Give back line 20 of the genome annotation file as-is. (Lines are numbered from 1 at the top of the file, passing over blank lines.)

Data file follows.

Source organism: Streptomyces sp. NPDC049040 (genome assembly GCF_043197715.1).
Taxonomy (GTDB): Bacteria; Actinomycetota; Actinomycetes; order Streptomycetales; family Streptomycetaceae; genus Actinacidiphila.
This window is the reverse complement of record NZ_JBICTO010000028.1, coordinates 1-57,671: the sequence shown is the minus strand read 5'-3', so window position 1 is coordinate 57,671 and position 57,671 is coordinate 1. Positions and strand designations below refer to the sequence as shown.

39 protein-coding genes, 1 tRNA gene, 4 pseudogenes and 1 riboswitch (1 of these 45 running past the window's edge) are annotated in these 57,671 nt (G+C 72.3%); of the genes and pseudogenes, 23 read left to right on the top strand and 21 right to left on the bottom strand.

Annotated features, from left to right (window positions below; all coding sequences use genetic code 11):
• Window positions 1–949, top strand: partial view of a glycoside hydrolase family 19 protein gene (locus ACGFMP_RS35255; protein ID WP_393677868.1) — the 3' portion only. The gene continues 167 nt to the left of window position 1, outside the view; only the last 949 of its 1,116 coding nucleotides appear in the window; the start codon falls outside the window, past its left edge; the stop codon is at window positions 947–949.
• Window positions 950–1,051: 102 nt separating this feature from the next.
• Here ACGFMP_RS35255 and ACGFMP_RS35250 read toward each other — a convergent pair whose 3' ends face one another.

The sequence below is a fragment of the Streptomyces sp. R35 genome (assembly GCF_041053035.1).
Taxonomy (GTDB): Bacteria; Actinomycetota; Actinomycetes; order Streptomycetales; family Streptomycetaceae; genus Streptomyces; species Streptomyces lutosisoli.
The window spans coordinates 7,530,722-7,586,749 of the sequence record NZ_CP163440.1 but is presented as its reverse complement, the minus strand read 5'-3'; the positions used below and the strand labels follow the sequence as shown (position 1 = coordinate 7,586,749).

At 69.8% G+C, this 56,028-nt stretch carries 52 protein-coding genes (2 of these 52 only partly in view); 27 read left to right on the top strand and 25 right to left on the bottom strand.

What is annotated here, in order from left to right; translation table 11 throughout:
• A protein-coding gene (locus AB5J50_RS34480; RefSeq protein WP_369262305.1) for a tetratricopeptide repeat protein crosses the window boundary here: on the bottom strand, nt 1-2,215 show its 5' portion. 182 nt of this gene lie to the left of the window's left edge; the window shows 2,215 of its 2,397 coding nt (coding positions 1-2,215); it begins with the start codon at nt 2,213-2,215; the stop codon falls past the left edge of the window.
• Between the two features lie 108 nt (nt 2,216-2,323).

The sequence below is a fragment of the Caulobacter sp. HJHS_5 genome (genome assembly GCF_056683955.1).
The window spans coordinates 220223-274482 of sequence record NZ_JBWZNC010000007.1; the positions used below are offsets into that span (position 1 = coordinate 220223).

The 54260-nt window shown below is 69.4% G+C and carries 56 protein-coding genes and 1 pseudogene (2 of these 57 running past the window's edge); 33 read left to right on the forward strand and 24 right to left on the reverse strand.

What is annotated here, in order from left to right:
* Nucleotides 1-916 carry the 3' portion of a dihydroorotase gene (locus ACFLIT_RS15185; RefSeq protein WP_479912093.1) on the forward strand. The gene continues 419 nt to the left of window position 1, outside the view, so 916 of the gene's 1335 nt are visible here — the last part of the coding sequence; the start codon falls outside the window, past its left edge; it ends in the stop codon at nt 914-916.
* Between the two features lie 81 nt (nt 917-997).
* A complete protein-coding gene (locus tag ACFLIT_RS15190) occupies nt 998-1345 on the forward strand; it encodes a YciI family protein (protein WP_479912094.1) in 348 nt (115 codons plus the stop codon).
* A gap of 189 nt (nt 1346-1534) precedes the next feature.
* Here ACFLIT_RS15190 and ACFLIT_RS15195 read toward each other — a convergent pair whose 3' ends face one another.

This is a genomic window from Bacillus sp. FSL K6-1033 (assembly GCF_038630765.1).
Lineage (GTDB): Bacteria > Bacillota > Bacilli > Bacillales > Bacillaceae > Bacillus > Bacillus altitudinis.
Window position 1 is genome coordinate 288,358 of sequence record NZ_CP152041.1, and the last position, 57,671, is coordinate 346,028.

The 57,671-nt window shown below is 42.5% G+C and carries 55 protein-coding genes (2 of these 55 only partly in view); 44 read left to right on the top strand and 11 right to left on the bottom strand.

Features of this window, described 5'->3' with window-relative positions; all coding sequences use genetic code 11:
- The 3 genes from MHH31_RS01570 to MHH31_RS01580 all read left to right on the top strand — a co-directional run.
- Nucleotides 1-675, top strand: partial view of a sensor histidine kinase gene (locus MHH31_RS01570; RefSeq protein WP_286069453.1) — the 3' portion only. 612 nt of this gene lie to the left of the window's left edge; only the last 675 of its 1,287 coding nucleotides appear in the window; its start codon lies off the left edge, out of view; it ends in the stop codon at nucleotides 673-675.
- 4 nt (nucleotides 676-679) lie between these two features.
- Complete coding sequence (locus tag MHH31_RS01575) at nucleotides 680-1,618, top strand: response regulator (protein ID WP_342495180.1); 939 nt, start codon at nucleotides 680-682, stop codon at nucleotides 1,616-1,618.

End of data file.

* Nucleotides 1-916 carry the 3' portion of a dihydroorotase gene (locus ACFLIT_RS15185; RefSeq protein WP_479912093.1) on the forward strand. The gene continues 419 nt to the left of window position 1, outside the view, so 916 of the gene's 1335 nt are visible here — the last part of the coding sequence; the start codon falls outside the window, past its left edge; it ends in the stop codon at nt 914-916.